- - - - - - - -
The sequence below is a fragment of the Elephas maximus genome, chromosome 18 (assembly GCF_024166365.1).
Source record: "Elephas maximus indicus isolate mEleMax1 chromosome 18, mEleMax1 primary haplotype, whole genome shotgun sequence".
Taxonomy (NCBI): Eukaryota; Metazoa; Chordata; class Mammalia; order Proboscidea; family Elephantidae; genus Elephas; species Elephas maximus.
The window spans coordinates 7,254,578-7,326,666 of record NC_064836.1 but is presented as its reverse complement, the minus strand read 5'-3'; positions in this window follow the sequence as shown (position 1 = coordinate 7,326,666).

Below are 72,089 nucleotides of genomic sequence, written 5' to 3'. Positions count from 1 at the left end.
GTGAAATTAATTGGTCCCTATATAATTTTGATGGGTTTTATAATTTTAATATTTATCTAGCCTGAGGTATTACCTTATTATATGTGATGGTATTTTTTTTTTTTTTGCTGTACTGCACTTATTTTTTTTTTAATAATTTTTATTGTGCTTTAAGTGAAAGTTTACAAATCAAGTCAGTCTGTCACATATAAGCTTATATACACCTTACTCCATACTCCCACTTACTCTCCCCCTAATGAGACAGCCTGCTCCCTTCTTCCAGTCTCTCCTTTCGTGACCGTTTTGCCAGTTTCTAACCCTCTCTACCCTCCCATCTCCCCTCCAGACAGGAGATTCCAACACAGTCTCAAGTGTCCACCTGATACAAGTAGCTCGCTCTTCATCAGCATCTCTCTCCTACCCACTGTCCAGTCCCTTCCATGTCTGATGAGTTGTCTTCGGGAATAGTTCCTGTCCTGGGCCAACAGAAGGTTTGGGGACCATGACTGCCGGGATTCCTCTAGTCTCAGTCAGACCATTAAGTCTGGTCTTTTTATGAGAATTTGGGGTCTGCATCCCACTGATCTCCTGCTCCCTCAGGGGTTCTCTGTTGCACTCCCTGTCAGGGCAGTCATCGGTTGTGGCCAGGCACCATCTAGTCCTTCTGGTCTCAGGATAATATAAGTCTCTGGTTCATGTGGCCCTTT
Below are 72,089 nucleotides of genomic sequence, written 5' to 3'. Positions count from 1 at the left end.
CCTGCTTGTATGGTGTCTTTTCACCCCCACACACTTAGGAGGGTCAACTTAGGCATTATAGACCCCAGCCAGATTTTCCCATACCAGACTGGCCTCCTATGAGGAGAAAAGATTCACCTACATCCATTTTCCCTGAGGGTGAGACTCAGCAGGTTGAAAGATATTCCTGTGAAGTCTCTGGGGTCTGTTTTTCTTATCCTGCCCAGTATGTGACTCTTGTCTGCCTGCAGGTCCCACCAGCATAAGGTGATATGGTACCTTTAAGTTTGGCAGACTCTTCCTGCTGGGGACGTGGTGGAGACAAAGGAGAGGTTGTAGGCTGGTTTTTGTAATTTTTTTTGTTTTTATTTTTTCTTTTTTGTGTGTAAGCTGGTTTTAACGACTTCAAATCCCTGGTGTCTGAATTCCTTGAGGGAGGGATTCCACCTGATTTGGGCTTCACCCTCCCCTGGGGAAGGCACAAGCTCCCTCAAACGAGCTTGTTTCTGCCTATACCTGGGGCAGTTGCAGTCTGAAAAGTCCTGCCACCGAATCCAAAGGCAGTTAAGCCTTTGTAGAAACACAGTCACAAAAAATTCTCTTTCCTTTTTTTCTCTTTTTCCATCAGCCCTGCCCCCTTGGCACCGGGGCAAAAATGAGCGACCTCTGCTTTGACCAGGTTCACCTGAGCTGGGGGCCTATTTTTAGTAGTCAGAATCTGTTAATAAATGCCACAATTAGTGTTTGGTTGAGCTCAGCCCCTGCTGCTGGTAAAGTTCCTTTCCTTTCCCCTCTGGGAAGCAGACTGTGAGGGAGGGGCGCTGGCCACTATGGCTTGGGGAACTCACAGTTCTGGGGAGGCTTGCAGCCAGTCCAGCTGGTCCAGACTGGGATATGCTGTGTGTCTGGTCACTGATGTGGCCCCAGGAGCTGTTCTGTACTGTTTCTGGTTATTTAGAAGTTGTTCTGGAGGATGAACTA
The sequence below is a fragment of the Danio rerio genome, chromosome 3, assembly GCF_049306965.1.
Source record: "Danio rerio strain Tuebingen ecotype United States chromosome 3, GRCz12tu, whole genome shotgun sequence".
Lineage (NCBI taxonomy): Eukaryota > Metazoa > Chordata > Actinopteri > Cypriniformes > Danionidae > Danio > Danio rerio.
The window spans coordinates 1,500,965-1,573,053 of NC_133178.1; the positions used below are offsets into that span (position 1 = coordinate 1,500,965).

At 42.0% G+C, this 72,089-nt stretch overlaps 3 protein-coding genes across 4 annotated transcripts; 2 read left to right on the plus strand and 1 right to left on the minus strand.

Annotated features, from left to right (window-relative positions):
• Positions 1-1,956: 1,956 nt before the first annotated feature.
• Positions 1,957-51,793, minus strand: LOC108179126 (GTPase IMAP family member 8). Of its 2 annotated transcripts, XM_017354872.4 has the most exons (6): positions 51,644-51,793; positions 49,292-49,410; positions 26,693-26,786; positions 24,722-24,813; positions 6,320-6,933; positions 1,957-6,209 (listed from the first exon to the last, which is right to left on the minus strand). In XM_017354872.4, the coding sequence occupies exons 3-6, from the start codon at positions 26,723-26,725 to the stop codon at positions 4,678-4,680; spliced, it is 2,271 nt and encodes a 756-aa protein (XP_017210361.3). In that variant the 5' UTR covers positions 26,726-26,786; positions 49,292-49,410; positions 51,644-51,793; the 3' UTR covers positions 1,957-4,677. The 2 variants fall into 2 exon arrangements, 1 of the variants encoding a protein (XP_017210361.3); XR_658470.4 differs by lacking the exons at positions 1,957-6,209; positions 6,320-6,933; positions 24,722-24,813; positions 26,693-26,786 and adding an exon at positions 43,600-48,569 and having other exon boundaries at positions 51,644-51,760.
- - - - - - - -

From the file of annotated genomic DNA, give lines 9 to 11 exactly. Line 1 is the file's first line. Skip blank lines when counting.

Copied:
The sequence below is a fragment of the Danio rerio genome, chromosome 3, assembly GCF_049306965.1.
Source record: "Danio rerio strain Tuebingen ecotype United States chromosome 3, GRCz12tu, whole genome shotgun sequence".
Lineage (NCBI taxonomy): Eukaryota > Metazoa > Chordata > Actinopteri > Cypriniformes > Danionidae > Danio > Danio rerio.